Review: BMW X1 xDrive20d

Posted on 05. Apr, 2010 by in Auto News

Diesel clatter in a BMW is like watching Bullit to the strains of Beethoven's Fifth Symphony. In other words, distasteful and illegal in 48 states. And yet, driving the new BMW X1 is a surprisingly John Deere-like experience. Is this a BMW or the ultimate agricultural machine? Maybe this kind of confusion is the X1 worst problem.

In modern times, justifies a psychological hotline BMW identity crisis. Since Mercedes beat BMW in the definition of middle-class luxury SUV segment with the successful ML, the Bavarian automaker will create the kind of separation anxiety, racing to new and increasingly eyebrow-raising niches. The X3 may have invented the premium compact SUV, but the X6 and the recent 5 GT have tried to answer questions no one really asked.

You would expect the X1 nomenclature to indicate its roots lie in the compact 1-series, but the X1 is actually a chopped 3 series Touring (same wheelbase, different lengths), the X3, the ugly duckling of the BMW family makes. Expensive and outdated, the X3 is less than 5 inches longer than the new X1, so the next generation of the sandwich child of the X-Series have a serious bump in size and kit to get to the price increase over its little brother to justify. Probably in 2011 – when it does the X1 also arrive stateside.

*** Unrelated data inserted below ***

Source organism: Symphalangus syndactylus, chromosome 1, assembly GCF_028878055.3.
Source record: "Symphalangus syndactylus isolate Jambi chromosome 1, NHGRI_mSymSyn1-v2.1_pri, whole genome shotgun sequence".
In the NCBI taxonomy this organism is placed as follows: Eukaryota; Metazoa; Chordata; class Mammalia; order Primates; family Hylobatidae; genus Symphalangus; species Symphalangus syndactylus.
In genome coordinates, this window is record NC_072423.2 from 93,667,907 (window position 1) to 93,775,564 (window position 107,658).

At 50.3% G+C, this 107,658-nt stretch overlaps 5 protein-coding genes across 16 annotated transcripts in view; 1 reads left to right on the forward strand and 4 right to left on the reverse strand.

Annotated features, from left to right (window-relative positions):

The exterior of the X1 is almost as confused as his identity. Front of the new BMW X-junior bears upright kidney grille. Coupled with the bulbous bumper from the 1-series, the result is not completely unattractive – but definitely polarizing. The back is influenced by the 5 GT, with an uncanny resemblance to the E32 7 series, but the way the X1's design elements combine, which makes it a bit of an odd bird. The proportions are strange, and they are not helped by the profile line sweeping from the front to the back – the best is the new 5-series, but feels completely on the compact hatchback that is fundamentally X1.

Fortunately, the X1 still has at least some core BMW experience. The seats are comfortable and grippy, and the thick, neatly stitched steering wheel falls comfortably in the driver's hands. The driving position is also much closer to a conventional car than a true crossover – disappointed so that fans of the genre, a little.

The rest of the car gets the basics right: everything at eye level is quite pleasing to the eye and touch, but as you go down, you do not discover flimsy plastics worthy of a car of this caliber. There is nothing here that you feel particularly luxurious, and the general design of the cabin is a little dull – even BMW signature gearlever is replaced by a run of the mill stick. Unfortunately, there's not even a proper armrest.

The newest member of the X-series is, however, get the right practical. Four passengers can be and so will their luggage – a huge improvement over the cramped 1 Series. At nearly 15 cubic feet, the trunk of the X1 is smaller than the standard 3 series. It is, however, to invite a lot more comfortable, thanks to the relative practical advantages of the tailgate and the slightly raised driving.